Relationship Minute: Differentiation

It can be hard not to take things personally, especially within a conflict discussion. The risk of feeling personally wounded may cause some couples to become conflict-avoidant.

As Ellyn Bader, Ph.D., explains in this interview, conflict avoidance is a function of fusion—when one partner attempts to “merge” with the other.

“One way of doing this is becoming more like your partner in hopes of being loved. There’s a deep fear that says, ‘If I express my needs and have different needs than my partner, I’m going to be abandoned.’

The other conflict-avoidant stance is loving your partner at arm’s length. The fear in this stance says, ‘If I become more open and vulnerable, I’m going to get swallowed up and lose my sense of self.’” 

The opposite of fusion is differentiation— first acknowledging that you and your partner are two, separate individuals with different identities, and then developing a secure way to relate to each other.

The more differentiated you are, the less likely you are to take things as personally. You can still empathize, but don’t feel the burden of identifying with your partner’s feelings and can separate how you feel. This also keeps you from expecting your partner to take ownership of your individual feelings.

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The Relationship Minute is from The Gottman Institute. You can sign up here to get it delivered to your inbox every Tuesday and Thursday morning. 

Relationship Minute: Sharing to heal

Social connection strengthens your resilience, which lowers stress. One way to increase your connections is to share what’s on your mind, even if it’s scary to do that.

To put something out in the open, subject to examination, is to separate it from the power you’ve been giving it in your head. It could be that the thought or feeling itself isn’t so scary, once it’s stripped of the shame it’s been feeding off of.

Maybe you’ve been stewing over something your partner said or did. For example, let’s say they noted that a dish you cooked was too salty. That idea then grew, over the course of several days, into, “my partner thinks I am the worst cook in the world.” It’s an extreme assertion, but one that you can probably rationalize if you don’t release it by sharing it with your partner.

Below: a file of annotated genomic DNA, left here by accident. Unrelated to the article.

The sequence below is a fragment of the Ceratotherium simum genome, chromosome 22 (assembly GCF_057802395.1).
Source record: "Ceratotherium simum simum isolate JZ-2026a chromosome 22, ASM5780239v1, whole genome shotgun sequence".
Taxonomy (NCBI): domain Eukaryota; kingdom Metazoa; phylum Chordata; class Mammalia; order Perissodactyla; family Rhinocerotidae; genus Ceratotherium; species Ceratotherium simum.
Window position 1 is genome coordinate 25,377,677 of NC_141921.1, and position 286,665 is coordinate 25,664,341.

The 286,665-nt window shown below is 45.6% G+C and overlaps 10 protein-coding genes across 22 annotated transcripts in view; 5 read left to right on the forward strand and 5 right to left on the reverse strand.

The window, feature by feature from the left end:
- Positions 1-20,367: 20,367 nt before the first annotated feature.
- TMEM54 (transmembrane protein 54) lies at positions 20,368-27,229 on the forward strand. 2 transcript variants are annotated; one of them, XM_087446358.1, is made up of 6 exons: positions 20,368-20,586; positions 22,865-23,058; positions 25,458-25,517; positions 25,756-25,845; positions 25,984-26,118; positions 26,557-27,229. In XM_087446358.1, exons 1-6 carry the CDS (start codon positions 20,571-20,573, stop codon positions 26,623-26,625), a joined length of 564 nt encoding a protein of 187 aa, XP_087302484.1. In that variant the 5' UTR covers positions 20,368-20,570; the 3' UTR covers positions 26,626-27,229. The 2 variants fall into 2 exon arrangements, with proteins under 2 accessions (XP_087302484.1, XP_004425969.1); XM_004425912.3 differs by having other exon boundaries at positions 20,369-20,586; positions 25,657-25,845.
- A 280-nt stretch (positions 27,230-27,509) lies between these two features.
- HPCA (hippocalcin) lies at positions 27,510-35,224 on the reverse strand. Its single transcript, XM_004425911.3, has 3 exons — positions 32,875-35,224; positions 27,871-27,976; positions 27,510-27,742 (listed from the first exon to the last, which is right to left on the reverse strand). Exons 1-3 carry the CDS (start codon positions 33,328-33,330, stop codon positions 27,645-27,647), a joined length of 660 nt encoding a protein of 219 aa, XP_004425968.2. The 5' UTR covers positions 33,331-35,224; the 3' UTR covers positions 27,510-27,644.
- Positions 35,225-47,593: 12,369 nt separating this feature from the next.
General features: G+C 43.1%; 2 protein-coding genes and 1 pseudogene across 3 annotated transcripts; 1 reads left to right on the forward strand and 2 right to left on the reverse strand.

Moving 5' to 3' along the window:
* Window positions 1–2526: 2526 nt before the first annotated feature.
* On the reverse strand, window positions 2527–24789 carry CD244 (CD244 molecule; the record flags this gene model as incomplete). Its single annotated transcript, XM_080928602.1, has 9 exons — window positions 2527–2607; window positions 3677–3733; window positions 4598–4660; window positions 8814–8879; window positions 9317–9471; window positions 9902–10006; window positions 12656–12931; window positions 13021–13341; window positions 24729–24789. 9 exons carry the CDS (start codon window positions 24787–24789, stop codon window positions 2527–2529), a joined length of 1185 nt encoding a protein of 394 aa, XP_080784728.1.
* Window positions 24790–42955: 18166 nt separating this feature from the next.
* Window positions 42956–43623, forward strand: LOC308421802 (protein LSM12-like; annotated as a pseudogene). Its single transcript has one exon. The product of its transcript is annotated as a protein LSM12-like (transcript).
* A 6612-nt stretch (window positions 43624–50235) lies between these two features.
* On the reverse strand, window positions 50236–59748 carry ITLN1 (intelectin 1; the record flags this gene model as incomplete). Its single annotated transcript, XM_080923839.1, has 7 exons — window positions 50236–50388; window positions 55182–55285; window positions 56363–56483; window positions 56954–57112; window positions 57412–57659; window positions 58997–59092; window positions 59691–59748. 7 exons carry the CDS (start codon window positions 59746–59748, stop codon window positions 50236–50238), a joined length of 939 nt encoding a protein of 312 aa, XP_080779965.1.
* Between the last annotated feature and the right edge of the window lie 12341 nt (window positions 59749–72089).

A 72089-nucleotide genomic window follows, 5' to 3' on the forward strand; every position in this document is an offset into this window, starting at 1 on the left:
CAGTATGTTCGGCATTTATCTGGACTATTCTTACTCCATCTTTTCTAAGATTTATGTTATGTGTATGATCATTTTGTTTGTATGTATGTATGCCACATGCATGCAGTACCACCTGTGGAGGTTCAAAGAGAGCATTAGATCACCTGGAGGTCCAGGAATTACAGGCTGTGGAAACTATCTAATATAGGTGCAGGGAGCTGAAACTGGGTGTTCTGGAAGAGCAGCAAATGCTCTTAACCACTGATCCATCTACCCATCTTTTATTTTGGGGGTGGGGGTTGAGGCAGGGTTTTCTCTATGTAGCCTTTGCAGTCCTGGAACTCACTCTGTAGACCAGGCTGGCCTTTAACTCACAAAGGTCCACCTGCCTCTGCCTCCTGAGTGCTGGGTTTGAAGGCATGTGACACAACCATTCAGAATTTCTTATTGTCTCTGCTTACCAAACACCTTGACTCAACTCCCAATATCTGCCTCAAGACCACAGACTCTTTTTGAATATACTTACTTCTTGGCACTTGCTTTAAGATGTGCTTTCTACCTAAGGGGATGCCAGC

If you keep the damaging, shameful thought inside, you deny your partner the opportunity to shine the light on it with loving truth.

Of course, in order to share you need to feel safe doing so, and that begins with creating a feeling of safety for others. That means listening as non-defensively and non-reactively as possible, and having a shared goal of understanding one another, rather than being “right.”

Related blog posts

The Relationship Minute is from The Gottman Institute. You can sign up here to get it delivered to your inbox every Tuesday and Thursday morning. 

Relationship Minute: Bottling or brooding

In this interview with Susan David, Ph.D., David describes two characteristic ways of dealing with difficult emotions or experiences: bottling and brooding.

“Bottling is essentially pushing the emotion down. For example, you’re upset with a person. You’re feeling angry because you feel exploited, and what you do is you tell yourself, ‘I’m just not going to go there, and I’ve got to go to work. I’ve got all this other stuff to do.’

And what you are doing is pushing the emotions down. Often you do this with very good intentions. You feel at some level that emotions are locked up in a bottle, and you have all of this other stuff that you can’t do, so you continue to push the emotions into a bottle, per se.

Brooding is when you are so consumed with the emotions you’re feeling that it becomes difficult to do anything else. When you’re brooding, you’re dwelling on the emotions, you’re analyzing hurt. You’re thinking, Why am I feeling what I’m feeling? It’s like you can’t let go and you obsess over the hurt, a perceived failure, or a shortcoming.

Brooding has some very good intentions—one of which is to try to deal with emotions effectively. So both bottling and brooding are done with good intentions [… but] we know from research that it tends not to work.” 

Avoidance (bottling) and hyperfocus (brooding) can both be damaging to your physical and emotional health. Do you tend to push challenging emotions away, or clutch them too tightly? What would a more balanced approach to your emotions look and feel like?

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The Relationship Minute is from The Gottman Institute. You can sign up here to get it delivered to your inbox every Tuesday and Thursday morning.